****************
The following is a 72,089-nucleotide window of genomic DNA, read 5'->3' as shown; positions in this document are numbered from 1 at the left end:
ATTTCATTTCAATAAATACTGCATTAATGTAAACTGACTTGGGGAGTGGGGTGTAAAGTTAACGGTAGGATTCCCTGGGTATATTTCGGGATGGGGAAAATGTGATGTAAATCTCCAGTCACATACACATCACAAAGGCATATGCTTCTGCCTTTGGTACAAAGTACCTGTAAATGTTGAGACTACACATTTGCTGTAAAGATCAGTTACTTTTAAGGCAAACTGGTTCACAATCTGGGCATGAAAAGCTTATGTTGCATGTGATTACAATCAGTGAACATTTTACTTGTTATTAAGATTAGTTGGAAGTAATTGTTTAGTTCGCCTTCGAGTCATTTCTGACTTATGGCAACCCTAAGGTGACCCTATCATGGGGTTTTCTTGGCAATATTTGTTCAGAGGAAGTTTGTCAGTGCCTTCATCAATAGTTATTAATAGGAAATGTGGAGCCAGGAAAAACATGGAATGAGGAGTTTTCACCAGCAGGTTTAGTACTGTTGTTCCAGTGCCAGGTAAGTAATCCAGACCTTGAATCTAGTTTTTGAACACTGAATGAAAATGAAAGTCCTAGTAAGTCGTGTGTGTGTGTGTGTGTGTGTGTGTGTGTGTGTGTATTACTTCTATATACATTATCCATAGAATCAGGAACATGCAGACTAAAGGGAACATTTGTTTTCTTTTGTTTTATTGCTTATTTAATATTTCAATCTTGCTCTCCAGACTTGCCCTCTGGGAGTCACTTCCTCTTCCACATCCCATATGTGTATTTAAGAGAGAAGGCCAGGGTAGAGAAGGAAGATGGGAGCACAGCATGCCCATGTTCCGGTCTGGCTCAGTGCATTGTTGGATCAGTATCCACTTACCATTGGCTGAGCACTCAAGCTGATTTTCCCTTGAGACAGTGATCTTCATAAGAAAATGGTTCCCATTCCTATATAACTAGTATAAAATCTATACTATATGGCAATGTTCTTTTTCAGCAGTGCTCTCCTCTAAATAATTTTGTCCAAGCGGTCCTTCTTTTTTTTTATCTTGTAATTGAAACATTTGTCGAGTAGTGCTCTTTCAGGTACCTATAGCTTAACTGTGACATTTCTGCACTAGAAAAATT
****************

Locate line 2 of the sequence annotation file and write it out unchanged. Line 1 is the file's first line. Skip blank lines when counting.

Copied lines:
ATTTCATTTCAATAAATACTGCATTAATGTAAACTGACTTGGGGAGTGGGGTGTAAAGTTAACGGTAGGATTCCCTGGGTATATTTCGGGATGGGGAAAATGTGATGTAAATCTCCAGTCACATACACATCACAAAGGCATATGCTTCTGCCTTTGGTACAAAGTACCTGTAAATGTTGAGACTACACATTTGCTGTAAAGATCAGTTACTTTTAAGGCAAACTGGTTCACAATCTGGGCATGAAAAGCTTATGTTGCATGTGATTACAATCAGTGAACATTTTACTTGTTATTAAGATTAGTTGGAAGTAATTGTTTAGTTCGCCTTCGAGTCATTTCTGACTTATGGCAACCCTAAGGTGACCCTATCATGGGGTTTTCTTGGCAATATTTGTTCAGAGGAAGTTTGTCAGTGCCTTCATCAATAGTTATTAATAGGAAATGTGGAGCCAGGAAAAACATGGAATGAGGAGTTTTCACCAGCAGGTTTAGTACTGTTGTTCCAGTGCCAGGTAAGTAATCCAGACCTTGAATCTAGTTTTTGAACACTGAATGAAAATGAAAGTCCTAGTAAGTCGTGTGTGTGTGTGTGTGTGTGTGTGTGTGTGTGTGTATTACTTCTATATACATTATCCATAGAATCAGGAACATGCAGACTAAAGGGAACATTTGTTTTCTTTTGTTTTATTGCTTATTTAATATTTCAATCTTGCTCTCCAGACTTGCCCTCTGGGAGTCACTTCCTCTTCCACATCCCATATGTGTATTTAAGAGAGAAGGCCAGGGTAGAGAAGGAAGATGGGAGCACAGCATGCCCATGTTCCGGTCTGGCTCAGTGCATTGTTGGATCAGTATCCACTTACCATTGGCTGAGCACTCAAGCTGATTTTCCCTTGAGACAGTGATCTTCATAAGAAAATGGTTCCCATTCCTATATAACTAGTATAAAATCTATACTATATGGCAATGTTCTTTTTCAGCAGTGCTCTCCTCTAAATAATTTTGTCCAAGCGGTCCTTCTTTTTTTTTATCTTGTAATTGAAACATTTGTCGAGTAGTGCTCTTTCAGGTACCTATAGCTTAACTGTGACATTTCTGCACTAGAAAAATT